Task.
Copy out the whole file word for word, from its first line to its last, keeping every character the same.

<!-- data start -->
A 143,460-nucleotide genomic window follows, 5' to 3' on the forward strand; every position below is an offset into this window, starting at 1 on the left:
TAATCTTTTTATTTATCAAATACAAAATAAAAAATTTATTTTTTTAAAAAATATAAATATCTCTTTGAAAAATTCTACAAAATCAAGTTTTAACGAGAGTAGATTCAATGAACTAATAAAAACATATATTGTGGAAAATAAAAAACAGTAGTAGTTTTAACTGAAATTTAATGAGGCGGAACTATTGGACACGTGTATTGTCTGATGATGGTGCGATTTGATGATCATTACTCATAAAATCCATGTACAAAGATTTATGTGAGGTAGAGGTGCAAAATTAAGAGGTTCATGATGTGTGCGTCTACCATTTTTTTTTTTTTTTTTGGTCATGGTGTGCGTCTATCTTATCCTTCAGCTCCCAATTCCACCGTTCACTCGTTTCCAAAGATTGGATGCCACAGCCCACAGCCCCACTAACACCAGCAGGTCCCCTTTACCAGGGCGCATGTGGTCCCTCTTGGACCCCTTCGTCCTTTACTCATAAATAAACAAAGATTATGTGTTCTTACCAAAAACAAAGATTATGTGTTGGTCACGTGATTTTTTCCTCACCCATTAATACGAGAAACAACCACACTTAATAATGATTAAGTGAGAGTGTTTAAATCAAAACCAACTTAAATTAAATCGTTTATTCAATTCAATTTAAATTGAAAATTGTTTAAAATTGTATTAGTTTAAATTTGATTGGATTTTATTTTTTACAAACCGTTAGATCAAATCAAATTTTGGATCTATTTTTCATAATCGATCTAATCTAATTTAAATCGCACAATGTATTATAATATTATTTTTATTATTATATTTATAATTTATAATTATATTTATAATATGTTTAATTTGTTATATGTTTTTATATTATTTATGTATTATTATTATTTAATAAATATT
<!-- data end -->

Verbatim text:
A 143,460-nucleotide genomic window follows, 5' to 3' on the forward strand; every position below is an offset into this window, starting at 1 on the left:
TAATCTTTTTATTTATCAAATACAAAATAAAAAATTTATTTTTTTAAAAAATATAAATATCTCTTTGAAAAATTCTACAAAATCAAGTTTTAACGAGAGTAGATTCAATGAACTAATAAAAACATATATTGTGGAAAATAAAAAACAGTAGTAGTTTTAACTGAAATTTAATGAGGCGGAACTATTGGACACGTGTATTGTCTGATGATGGTGCGATTTGATGATCATTACTCATAAAATCCATGTACAAAGATTTATGTGAGGTAGAGGTGCAAAATTAAGAGGTTCATGATGTGTGCGTCTACCATTTTTTTTTTTTTTTTTGGTCATGGTGTGCGTCTATCTTATCCTTCAGCTCCCAATTCCACCGTTCACTCGTTTCCAAAGATTGGATGCCACAGCCCACAGCCCCACTAACACCAGCAGGTCCCCTTTACCAGGGCGCATGTGGTCCCTCTTGGACCCCTTCGTCCTTTACTCATAAATAAACAAAGATTATGTGTTCTTACCAAAAACAAAGATTATGTGTTGGTCACGTGATTTTTTCCTCACCCATTAATACGAGAAACAACCACACTTAATAATGATTAAGTGAGAGTGTTTAAATCAAAACCAACTTAAATTAAATCGTTTATTCAATTCAATTTAAATTGAAAATTGTTTAAAATTGTATTAGTTTAAATTTGATTGGATTTTATTTTTTACAAACCGTTAGATCAAATCAAATTTTGGATCTATTTTTCATAATCGATCTAATCTAATTTAAATCGCACAATGTATTATAATATTATTTTTATTATTATATTTATAATTTATAATTATATTTATAATATGTTTAATTTGTTATATGTTTTTATATTATTTATGTATTATTATTATTTAATAAATATT